Is your retirement on the horizon? Financial advisor Brad Allen talks with WTMJ about the smart money moves you should make in the five to ten years before you reach retirement.
The first step in creating a retirement plan is to figure out what you have. A recent survey shows baby boomers have less than half of what they expect they’ll need for retirement saved in their accounts. It’s much better to realize you’re coming up short when you still have some time to make up the difference. If you find yourself in this situation, start aggressively saving. Remember, 401(k)s and IRAs both have catch-up contributions for people who are over age 50. In 2018, older workers can contribute up to $24,500 in a 401(k) and $6,500 in an IRA. This is also a good time to set up a meeting with a financial advisor who can help you figure out what you have and create a plan of how best to use it. At Drake & Associates, many of our clients come to us for the first time when they are five to ten years away from retirement. We create a comprehensive report on retirement planning, and you can find more details about our 360 approach at wealthwisconsin.com.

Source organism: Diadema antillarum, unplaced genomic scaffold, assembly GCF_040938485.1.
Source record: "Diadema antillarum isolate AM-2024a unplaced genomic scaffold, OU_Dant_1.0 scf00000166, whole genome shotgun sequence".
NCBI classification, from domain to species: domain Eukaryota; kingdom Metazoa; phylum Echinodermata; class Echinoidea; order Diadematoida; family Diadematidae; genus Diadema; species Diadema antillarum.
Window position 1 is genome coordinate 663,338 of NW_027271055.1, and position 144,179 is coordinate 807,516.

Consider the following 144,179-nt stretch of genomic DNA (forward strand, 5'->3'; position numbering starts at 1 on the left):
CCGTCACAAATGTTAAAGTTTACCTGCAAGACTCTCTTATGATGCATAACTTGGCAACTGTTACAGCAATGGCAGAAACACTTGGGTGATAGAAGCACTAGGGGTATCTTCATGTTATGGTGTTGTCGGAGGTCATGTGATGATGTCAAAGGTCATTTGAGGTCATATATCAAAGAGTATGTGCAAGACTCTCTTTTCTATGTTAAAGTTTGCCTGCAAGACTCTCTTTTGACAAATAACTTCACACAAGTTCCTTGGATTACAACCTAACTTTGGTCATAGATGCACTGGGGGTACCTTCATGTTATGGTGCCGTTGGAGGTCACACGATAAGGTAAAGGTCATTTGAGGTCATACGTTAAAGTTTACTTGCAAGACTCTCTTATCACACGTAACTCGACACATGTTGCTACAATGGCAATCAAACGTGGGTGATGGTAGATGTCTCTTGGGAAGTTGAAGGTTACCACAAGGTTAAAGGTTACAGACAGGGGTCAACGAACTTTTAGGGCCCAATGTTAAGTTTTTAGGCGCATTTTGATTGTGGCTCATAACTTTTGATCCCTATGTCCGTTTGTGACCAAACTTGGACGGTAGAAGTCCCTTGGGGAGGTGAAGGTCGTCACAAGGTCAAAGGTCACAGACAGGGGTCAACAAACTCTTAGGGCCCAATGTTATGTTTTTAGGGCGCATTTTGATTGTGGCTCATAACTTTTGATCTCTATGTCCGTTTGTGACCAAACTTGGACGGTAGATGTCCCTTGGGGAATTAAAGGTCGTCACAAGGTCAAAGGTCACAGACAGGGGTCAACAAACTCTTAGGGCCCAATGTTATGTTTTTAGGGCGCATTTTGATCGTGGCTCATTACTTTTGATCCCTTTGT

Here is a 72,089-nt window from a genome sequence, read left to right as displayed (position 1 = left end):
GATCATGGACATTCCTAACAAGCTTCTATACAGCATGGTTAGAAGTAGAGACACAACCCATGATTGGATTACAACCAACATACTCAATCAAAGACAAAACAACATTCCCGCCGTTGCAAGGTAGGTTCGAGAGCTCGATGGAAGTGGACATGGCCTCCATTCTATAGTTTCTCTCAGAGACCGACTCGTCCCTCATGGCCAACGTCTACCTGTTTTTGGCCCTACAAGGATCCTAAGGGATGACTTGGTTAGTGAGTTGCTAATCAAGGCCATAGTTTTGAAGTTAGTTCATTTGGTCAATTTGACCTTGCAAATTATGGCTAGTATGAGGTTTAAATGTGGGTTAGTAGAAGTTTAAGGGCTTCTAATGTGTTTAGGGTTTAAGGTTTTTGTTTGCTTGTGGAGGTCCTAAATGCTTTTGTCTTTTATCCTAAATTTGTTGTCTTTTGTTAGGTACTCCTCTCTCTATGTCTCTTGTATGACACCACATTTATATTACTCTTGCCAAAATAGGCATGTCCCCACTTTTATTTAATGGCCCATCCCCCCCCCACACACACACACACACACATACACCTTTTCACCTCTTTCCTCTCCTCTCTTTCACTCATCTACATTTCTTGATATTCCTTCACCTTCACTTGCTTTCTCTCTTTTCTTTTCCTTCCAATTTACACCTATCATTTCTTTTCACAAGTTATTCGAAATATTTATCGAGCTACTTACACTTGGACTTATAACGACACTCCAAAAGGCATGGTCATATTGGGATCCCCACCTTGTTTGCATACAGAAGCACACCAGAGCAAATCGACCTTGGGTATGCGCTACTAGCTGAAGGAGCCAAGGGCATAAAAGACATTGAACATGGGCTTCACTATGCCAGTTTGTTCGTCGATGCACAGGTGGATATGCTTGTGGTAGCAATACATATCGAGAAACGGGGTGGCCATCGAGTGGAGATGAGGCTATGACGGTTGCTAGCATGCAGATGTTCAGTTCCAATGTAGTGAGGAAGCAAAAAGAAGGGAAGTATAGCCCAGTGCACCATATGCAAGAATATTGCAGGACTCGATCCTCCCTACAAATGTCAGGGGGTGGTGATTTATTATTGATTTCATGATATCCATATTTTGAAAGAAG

Set Your Goals
When do you want to retire? Five years? Ten? What do you want your lifestyle to be like? Traveling the world or spending time with family? Do you want to stay in the same home or downsize? All of these questions need to be answered before your set your financial plan. Now is a good time to get on the same page as your spouse, as well. I often see couples who have never discussed what their retirement will look like, and they have very different ideas!
Identify Income Streams
Preparing for retirement is about more than increasing savings; you need to set up income streams to make sure your money will last throughout retirement. Social Security is one income stream, but, as we’ve talked about, it is only designed to replace 40% of your income in retirement. Keeping that in mind, now is a good time to create a plan for how you will claim your Social Security benefits. Although pensions are becoming less and less common, millions of Americans are still eligible for a defined benefit pension. Government workers make up about 14% of the labor force, and they will receive a pension. Add to that, about 13% of private sector workers. Other income streams are up to you to create. Talk to your financial advisor about setting up additional income, perhaps through an annuity, dividend stocks or municipal bonds. We’ll dive deeper into this topic next week.